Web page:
If you’re shopping for outerwear, travel kits, or bohemian homewares and decor, this is the place. For every product purchased, the company removes one pound of waste from the oceans and waterways. Every local store is also a cafe, so it’s easy to browse with a coffee as you browse, or you can buy gifts like the Greta Thunberg ornament online.
Triple bottom brewing
915 Spring Garden Street
Named after its triple bottom line – people, planet and beer – this brewery is making an impact in the Spring Arts District and beyond. Powered by renewable energy and committed to fair practices, Triple Bottom is a second chance employer, hiring people who have experienced homelessness or incarceration. You can stop in for a drink and a snack, as well as buy craft beers and take-out items.
Sustainability is at the heart of the Salm Brothers’ Philadelphia-based home interior design company, offering “furniture for the creative.” These include tiles, dividers, furniture and accessories that are versatile, made in the USA, flat-packed, recyclable and playful. Think a rocking bench, a “mushroom lamp” or colorful felt bowls made by one of the last operating hat shops in the United States.
Where you buy your books is important. In addition to giving you another way to support small businesses, a local bookstore is a gateway into a community. Shopping this way allows you to meet new people and ideas and make spontaneous discoveries that no algorithm could replicate.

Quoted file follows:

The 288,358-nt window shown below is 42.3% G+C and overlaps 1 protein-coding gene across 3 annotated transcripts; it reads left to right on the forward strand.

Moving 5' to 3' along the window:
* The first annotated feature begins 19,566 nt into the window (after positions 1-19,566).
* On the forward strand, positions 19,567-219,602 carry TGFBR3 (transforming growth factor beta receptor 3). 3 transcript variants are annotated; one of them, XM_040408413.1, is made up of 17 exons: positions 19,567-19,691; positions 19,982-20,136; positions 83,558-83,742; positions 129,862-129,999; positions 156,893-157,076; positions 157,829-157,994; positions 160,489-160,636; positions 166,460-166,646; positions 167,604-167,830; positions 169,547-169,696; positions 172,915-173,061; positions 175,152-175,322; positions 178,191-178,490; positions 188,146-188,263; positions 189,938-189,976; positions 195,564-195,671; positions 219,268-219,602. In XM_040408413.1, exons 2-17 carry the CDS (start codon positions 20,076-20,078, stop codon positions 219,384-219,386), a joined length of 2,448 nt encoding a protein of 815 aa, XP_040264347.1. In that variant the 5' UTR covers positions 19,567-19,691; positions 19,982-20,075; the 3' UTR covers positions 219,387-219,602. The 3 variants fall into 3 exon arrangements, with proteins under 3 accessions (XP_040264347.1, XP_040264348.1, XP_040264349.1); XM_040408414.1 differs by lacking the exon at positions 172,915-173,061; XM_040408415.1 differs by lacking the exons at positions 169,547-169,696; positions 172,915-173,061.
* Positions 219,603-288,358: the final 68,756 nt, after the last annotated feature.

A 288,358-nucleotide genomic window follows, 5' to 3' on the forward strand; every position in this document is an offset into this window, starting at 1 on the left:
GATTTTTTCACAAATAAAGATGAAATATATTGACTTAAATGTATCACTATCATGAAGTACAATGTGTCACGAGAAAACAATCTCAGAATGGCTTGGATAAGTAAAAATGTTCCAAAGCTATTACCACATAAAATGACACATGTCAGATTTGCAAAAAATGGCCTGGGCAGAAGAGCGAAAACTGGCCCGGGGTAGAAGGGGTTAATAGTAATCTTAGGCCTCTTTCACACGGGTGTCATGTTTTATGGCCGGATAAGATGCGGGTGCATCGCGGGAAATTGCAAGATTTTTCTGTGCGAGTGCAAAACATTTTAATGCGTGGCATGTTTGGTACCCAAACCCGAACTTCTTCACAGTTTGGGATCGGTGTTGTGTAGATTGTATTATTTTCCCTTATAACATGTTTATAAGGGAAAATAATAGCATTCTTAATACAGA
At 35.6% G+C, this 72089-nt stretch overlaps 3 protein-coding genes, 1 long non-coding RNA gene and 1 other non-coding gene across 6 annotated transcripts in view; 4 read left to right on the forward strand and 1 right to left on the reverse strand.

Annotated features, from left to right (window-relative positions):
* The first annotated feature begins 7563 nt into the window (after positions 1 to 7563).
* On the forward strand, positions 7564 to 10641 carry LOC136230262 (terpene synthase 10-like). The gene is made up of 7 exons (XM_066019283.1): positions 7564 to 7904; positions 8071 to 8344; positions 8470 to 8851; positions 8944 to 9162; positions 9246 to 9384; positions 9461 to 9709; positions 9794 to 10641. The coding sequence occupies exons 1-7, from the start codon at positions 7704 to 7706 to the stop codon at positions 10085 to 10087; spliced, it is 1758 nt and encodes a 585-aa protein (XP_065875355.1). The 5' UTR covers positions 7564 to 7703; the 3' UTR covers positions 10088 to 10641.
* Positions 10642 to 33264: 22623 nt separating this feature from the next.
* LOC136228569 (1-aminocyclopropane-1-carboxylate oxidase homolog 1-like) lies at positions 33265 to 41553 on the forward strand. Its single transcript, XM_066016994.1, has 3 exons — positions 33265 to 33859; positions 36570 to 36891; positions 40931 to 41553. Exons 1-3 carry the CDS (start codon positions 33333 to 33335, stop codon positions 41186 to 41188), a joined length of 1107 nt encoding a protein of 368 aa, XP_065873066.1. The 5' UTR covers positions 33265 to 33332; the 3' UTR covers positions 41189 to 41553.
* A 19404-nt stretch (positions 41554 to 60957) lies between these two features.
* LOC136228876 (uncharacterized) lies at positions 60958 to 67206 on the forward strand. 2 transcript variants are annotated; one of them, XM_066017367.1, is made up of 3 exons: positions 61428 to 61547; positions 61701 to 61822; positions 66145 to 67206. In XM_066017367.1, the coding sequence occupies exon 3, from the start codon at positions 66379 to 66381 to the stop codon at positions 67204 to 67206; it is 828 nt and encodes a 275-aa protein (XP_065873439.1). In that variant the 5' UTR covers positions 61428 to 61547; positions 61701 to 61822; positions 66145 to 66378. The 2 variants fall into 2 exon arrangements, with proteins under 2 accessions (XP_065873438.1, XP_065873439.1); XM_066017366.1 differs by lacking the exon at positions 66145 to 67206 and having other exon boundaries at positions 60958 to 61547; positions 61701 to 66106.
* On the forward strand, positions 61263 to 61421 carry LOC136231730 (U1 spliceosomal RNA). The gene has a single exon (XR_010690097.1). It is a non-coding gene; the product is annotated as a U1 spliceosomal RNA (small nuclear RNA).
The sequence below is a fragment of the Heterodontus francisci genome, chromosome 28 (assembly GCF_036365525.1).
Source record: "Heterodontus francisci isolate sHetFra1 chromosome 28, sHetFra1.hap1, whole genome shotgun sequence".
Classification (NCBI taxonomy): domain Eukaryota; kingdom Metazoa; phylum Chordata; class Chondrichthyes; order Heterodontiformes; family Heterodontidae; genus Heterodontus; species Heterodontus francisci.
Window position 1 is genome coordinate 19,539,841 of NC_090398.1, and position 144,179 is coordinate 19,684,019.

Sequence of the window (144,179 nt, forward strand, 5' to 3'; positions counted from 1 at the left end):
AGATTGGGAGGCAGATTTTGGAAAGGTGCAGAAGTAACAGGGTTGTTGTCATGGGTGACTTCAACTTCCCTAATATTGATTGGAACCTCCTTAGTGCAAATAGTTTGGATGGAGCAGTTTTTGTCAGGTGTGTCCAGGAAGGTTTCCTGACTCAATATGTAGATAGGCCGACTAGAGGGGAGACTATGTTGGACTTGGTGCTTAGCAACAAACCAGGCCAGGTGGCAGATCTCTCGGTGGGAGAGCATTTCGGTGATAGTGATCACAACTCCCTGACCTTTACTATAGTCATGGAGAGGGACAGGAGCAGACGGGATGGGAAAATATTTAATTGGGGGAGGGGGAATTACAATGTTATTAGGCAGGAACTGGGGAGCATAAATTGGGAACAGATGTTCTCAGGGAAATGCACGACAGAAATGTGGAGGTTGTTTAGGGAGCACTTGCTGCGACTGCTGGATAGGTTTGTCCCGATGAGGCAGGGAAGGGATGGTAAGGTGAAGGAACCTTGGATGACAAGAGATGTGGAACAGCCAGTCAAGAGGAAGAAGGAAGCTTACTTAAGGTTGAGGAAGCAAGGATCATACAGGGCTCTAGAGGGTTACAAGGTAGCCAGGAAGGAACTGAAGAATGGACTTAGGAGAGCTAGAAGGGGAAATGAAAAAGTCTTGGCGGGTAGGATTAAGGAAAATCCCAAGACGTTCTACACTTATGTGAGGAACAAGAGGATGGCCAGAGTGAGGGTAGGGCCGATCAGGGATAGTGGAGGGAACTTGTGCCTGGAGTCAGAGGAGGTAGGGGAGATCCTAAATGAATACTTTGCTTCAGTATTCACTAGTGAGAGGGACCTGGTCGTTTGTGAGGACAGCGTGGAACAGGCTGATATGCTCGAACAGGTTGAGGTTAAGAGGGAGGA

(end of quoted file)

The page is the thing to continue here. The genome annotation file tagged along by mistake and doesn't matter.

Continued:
Uncle Bobbie’s coffee and books
5445 Germantown Ave.
“Cool people. Drug books. Great coffee. It’s an apt slogan for Marc Lamont Hill’s Germantown cafe and bookstore, which serves his neighborhood as a hangout and hub of ideas. This owned bookstore à des Noirs hosts readings by authors and community events, all in a welcoming setting.
Julia de Burgos bookstore
2600 N. 5th St.
Taller Puertorriqueño’s bookstore, the Puerto Rican community center in Kensington, sells books in English and Spanish by Latino authors, focusing on cultural heritage, history and social justice. The center also hosts author events, educational programs, and local art exhibits.
258, avenue E. Girard
Jeannine Cook’s Fishtown bookstore is named after Harriet Tubman, and its shelves focus on women authors, artists and activists. You can also find activist T-shirts and gear with compelling messages, like one that lists black women poets (“Sonia, Ursula, Yolanda, Trapeta”), the “Run me my repairs” running shoe, or a sweatshirt. which simply states “Well read Jawn.”
2202 Fairmount Avenue
Used books are the ultimate eco-friendly option, especially when you can buy them from a thriving small independent business. Book Haven is one of the best, cozy and well organized store in the heart of Fairmount that has everything you need.
Philadelphia Proud Makers